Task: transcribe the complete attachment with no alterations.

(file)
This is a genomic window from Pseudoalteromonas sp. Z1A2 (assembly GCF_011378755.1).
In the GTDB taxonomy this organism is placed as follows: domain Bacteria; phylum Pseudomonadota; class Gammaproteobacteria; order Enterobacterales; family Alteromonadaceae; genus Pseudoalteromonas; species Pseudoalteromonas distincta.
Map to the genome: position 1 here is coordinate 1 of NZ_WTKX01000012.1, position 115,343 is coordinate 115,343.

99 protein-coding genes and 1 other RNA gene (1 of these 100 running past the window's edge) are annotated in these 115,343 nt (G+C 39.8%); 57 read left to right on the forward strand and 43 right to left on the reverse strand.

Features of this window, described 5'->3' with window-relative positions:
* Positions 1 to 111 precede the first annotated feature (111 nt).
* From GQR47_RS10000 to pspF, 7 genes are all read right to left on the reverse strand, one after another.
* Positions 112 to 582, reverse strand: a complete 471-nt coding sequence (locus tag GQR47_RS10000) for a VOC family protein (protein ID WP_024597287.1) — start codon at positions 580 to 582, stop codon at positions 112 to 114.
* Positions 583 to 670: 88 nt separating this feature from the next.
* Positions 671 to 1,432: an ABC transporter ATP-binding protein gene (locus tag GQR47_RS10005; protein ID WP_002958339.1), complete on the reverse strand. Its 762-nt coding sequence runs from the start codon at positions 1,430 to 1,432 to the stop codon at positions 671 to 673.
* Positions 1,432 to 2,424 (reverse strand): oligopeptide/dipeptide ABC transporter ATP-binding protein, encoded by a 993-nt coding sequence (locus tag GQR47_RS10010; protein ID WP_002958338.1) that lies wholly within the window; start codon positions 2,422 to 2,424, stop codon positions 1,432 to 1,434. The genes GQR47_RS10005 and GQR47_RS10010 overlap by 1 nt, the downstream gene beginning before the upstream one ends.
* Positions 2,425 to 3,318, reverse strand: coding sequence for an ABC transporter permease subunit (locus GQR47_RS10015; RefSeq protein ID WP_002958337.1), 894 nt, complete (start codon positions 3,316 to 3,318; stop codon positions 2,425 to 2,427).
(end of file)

This is a genomic window from Pseudoalteromonas sp. Z1A2 (assembly GCF_011378755.1).
In the GTDB taxonomy this organism is placed as follows: domain Bacteria; phylum Pseudomonadota; class Gammaproteobacteria; order Enterobacterales; family Alteromonadaceae; genus Pseudoalteromonas; species Pseudoalteromonas distincta.
Map to the genome: position 1 here is coordinate 1 of NZ_WTKX01000012.1, position 115,343 is coordinate 115,343.

99 protein-coding genes and 1 other RNA gene (1 of these 100 running past the window's edge) are annotated in these 115,343 nt (G+C 39.8%); 57 read left to right on the forward strand and 43 right to left on the reverse strand.

Features of this window, described 5'->3' with window-relative positions:
* Positions 1 to 111 precede the first annotated feature (111 nt).
* From GQR47_RS10000 to pspF, 7 genes are all read right to left on the reverse strand, one after another.
* Positions 112 to 582, reverse strand: a complete 471-nt coding sequence (locus tag GQR47_RS10000) for a VOC family protein (protein ID WP_024597287.1) — start codon at positions 580 to 582, stop codon at positions 112 to 114.
* Positions 583 to 670: 88 nt separating this feature from the next.
* Positions 671 to 1,432: an ABC transporter ATP-binding protein gene (locus tag GQR47_RS10005; protein ID WP_002958339.1), complete on the reverse strand. Its 762-nt coding sequence runs from the start codon at positions 1,430 to 1,432 to the stop codon at positions 671 to 673.
* Positions 1,432 to 2,424 (reverse strand): oligopeptide/dipeptide ABC transporter ATP-binding protein, encoded by a 993-nt coding sequence (locus tag GQR47_RS10010; protein ID WP_002958338.1) that lies wholly within the window; start codon positions 2,422 to 2,424, stop codon positions 1,432 to 1,434. The genes GQR47_RS10005 and GQR47_RS10010 overlap by 1 nt, the downstream gene beginning before the upstream one ends.
* Positions 2,425 to 3,318, reverse strand: coding sequence for an ABC transporter permease subunit (locus GQR47_RS10015; RefSeq protein ID WP_002958337.1), 894 nt, complete (start codon positions 3,316 to 3,318; stop codon positions 2,425 to 2,427).